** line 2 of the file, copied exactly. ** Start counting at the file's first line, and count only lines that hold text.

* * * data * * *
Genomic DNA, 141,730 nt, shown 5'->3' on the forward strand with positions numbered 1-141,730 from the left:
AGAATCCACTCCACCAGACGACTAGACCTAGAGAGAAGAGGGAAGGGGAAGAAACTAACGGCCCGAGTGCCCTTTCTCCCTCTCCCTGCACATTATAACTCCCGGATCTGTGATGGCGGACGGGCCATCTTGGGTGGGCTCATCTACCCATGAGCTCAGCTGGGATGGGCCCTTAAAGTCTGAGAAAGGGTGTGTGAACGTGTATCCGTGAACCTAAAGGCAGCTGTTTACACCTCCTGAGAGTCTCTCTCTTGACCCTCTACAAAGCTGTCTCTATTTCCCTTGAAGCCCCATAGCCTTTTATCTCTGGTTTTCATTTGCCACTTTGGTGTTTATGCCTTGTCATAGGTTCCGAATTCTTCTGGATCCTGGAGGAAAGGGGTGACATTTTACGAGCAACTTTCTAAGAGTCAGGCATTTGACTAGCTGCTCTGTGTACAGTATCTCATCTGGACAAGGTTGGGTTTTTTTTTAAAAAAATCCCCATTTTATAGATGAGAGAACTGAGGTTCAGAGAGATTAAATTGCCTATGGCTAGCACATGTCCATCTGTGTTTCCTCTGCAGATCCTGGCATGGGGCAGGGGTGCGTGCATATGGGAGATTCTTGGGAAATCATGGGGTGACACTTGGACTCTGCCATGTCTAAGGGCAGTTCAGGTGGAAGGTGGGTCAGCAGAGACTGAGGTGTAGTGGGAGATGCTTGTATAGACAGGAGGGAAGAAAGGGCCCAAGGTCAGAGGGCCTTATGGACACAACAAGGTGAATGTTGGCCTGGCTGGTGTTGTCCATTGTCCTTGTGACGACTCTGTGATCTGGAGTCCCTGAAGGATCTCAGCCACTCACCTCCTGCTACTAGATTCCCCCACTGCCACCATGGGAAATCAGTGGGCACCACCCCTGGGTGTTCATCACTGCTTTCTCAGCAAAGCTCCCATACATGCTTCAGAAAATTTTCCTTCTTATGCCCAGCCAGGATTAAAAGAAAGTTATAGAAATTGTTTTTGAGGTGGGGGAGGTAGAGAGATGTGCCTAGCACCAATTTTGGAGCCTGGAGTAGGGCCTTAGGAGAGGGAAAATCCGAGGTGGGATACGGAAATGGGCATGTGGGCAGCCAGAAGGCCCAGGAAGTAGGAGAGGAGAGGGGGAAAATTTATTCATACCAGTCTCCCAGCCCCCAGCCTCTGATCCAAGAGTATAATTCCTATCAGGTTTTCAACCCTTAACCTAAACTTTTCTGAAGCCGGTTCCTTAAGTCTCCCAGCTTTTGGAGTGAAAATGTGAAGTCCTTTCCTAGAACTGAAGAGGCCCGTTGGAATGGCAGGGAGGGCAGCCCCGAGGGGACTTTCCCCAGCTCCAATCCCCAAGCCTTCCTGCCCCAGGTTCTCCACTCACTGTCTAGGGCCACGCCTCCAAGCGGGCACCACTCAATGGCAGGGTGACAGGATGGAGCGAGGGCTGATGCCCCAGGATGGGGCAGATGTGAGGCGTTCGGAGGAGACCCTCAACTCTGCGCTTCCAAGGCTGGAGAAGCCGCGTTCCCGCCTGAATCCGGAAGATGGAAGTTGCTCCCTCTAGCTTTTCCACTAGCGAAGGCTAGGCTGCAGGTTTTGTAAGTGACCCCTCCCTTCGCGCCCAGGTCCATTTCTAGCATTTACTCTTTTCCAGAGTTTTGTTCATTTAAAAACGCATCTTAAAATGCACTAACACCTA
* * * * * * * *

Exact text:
AGAATCCACTCCACCAGACGACTAGACCTAGAGAGAAGAGGGAAGGGGAAGAAACTAACGGCCCGAGTGCCCTTTCTCCCTCTCCCTGCACATTATAACTCCCGGATCTGTGATGGCGGACGGGCCATCTTGGGTGGGCTCATCTACCCATGAGCTCAGCTGGGATGGGCCCTTAAAGTCTGAGAAAGGGTGTGTGAACGTGTATCCGTGAACCTAAAGGCAGCTGTTTACACCTCCTGAGAGTCTCTCTCTTGACCCTCTACAAAGCTGTCTCTATTTCCCTTGAAGCCCCATAGCCTTTTATCTCTGGTTTTCATTTGCCACTTTGGTGTTTATGCCTTGTCATAGGTTCCGAATTCTTCTGGATCCTGGAGGAAAGGGGTGACATTTTACGAGCAACTTTCTAAGAGTCAGGCATTTGACTAGCTGCTCTGTGTACAGTATCTCATCTGGACAAGGTTGGGTTTTTTTTTAAAAAAATCCCCATTTTATAGATGAGAGAACTGAGGTTCAGAGAGATTAAATTGCCTATGGCTAGCACATGTCCATCTGTGTTTCCTCTGCAGATCCTGGCATGGGGCAGGGGTGCGTGCATATGGGAGATTCTTGGGAAATCATGGGGTGACACTTGGACTCTGCCATGTCTAAGGGCAGTTCAGGTGGAAGGTGGGTCAGCAGAGACTGAGGTGTAGTGGGAGATGCTTGTATAGACAGGAGGGAAGAAAGGGCCCAAGGTCAGAGGGCCTTATGGACACAACAAGGTGAATGTTGGCCTGGCTGGTGTTGTCCATTGTCCTTGTGACGACTCTGTGATCTGGAGTCCCTGAAGGATCTCAGCCACTCACCTCCTGCTACTAGATTCCCCCACTGCCACCATGGGAAATCAGTGGGCACCACCCCTGGGTGTTCATCACTGCTTTCTCAGCAAAGCTCCCATACATGCTTCAGAAAATTTTCCTTCTTATGCCCAGCCAGGATTAAAAGAAAGTTATAGAAATTGTTTTTGAGGTGGGGGAGGTAGAGAGATGTGCCTAGCACCAATTTTGGAGCCTGGAGTAGGGCCTTAGGAGAGGGAAAATCCGAGGTGGGATACGGAAATGGGCATGTGGGCAGCCAGAAGGCCCAGGAAGTAGGAGAGGAGAGGGGGAAAATTTATTCATACCAGTCTCCCAGCCCCCAGCCTCTGATCCAAGAGTATAATTCCTATCAGGTTTTCAACCCTTAACCTAAACTTTTCTGAAGCCGGTTCCTTAAGTCTCCCAGCTTTTGGAGTGAAAATGTGAAGTCCTTTCCTAGAACTGAAGAGGCCCGTTGGAATGGCAGGGAGGGCAGCCCCGAGGGGACTTTCCCCAGCTCCAATCCCCAAGCCTTCCTGCCCCAGGTTCTCCACTCACTGTCTAGGGCCACGCCTCCAAGCGGGCACCACTCAATGGCAGGGTGACAGGATGGAGCGAGGGCTGATGCCCCAGGATGGGGCAGATGTGAGGCGTTCGGAGGAGACCCTCAACTCTGCGCTTCCAAGGCTGGAGAAGCCGCGTTCCCGCCTGAATCCGGAAGATGGAAGTTGCTCCCTCTAGCTTTTCCACTAGCGAAGGCTAGGCTGCAGGTTTTGTAAGTGACCCCTCCCTTCGCGCCCAGGTCCATTTCTAGCATTTACTCTTTTCCAGAGTTTTGTTCATTTAAAAACGCATCTTAAAATGCACTAACACCTA